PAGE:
Centre receives top rankings from Newsweek and Washington Monthly for service
It’s college rankings season, and Centre continues to receive accolades from a variety of sources. This week alone, Centre has received high rankings from two media outlets for its emphasis on service.
Newsweek recently placed Centre at #20 on their list of the nation’s most service-minded colleges. The rating system at the magazine takes into account the percentage of work-study funds spent on service, as well as the prevalence of community service and service organizations on campus.
Washington Monthly ranked Centre #38 among the nation’s liberal arts colleges this week. According to their website, the institution rates schools in a unique way, based on “their contribution to the public good in three broad categories.”
Those categories are social mobility, which considers recruiting and graduating low-income students; research — expenditures on research projects and number of students who pursue graduate degrees; and service, which looks at the presence of Peace Corps ROTC on campus and hours spent doing community service.
Service is highly important to Centre and its community — in fact, before classes even begin, first-years participate in a ‘service plunge’ during orientation that sends them out in the community to do such varied tasks as clean trash out of Clarks Run, a stream that runs through Danville, and sort clothing for the Salvation Army.
“The Service Plunge is a great way to introduce our first-year students to something that the rest of the Centre community really values — helping others,” says vice president and dean of student life Randy Hays. “Our students, faculty and staff have a long tradition of volunteering in the local community, and this event helps set the tone for the rest of the year.”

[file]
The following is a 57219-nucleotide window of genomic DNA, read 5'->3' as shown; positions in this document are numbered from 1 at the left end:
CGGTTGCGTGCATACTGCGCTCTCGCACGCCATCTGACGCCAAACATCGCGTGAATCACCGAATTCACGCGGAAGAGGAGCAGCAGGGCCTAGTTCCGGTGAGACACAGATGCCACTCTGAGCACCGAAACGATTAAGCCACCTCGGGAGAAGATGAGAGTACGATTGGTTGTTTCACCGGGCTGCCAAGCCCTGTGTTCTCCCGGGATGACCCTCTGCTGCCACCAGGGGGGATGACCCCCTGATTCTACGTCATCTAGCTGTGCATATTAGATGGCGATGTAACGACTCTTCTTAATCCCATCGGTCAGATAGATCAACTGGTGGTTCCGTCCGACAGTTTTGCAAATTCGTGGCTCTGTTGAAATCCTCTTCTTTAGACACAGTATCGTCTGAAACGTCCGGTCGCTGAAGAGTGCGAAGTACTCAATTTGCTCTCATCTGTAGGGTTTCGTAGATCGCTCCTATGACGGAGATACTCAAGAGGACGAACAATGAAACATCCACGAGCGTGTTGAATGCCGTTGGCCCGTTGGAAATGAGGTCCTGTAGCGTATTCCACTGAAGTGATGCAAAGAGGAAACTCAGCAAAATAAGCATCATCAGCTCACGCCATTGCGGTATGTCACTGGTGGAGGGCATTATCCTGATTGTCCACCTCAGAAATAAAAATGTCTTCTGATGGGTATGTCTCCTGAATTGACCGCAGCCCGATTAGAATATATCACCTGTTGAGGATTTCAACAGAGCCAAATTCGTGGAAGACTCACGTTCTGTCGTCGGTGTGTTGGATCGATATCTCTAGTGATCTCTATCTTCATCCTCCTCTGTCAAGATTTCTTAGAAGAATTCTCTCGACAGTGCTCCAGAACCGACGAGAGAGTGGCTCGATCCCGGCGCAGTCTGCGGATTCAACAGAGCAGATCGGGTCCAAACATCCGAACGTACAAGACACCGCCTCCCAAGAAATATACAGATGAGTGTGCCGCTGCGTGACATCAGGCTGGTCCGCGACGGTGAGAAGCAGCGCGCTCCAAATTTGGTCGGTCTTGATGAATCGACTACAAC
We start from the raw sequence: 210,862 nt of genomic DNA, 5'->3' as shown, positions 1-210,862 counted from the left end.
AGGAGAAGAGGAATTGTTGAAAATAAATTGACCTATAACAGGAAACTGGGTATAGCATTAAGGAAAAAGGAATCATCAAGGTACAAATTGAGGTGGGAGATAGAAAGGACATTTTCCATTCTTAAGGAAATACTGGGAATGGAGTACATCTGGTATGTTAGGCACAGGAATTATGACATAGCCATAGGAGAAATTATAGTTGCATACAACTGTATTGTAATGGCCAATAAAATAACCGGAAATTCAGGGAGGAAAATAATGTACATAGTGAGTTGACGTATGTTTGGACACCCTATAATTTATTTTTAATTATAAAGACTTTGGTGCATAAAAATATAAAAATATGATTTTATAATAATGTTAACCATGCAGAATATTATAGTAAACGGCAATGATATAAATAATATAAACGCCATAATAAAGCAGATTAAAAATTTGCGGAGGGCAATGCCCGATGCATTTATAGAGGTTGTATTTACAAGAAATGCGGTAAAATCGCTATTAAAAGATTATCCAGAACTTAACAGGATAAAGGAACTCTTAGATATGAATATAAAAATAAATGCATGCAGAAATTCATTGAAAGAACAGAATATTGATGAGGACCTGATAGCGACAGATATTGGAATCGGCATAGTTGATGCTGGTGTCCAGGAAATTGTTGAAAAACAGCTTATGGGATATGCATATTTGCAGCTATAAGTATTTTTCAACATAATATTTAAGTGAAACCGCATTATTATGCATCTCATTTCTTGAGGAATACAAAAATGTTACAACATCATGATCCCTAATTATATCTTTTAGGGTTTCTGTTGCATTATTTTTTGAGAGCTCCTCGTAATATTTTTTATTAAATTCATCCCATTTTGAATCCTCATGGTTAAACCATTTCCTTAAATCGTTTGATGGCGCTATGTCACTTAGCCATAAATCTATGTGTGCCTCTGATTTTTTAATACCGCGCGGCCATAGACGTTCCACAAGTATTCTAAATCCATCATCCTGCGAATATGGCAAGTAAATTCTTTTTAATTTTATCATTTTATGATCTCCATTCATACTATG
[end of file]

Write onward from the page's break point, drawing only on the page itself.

Volunteering and community service remain important to Centre students as their time at the College progresses, and there are numerous opportunities for students looking to serve the community.
“Working with the local parks, doing clean-ups at Clarks Run, Herrington Lake and the Perryville Battlefield, helping at the Humane Society and sorting clothes at the Salvation Army are just a few of the projects that our students regularly volunteer with,” Hays says. “I think that’s a great way to ‘give back,’ and it’s very rewarding to our students to see the difference they can make.”
Many clubs and organizations at Centre focus on service, including Alpha Phi Omega, Centre’s co-ed service fraternity. Other groups include CARE (Centre Action Reaches Everyone), Best Buddies, ECCO, NEST and others.
All Greek organizations are expected to perform community service every year, and Centre’s fraternities and sororities go above and beyond the required hours to give back to the community in many ways, including fundraising for St. Jude’s Children’s Hospital and extensive volunteer work at Batewood Community Park.
The Bonner Program, which has a strong presence at Centre, is a popular way for students to become involved in community service. Students in the program spend a certain amount of time per week in the community, actively working alleviate poverty and improve education through civic engagement.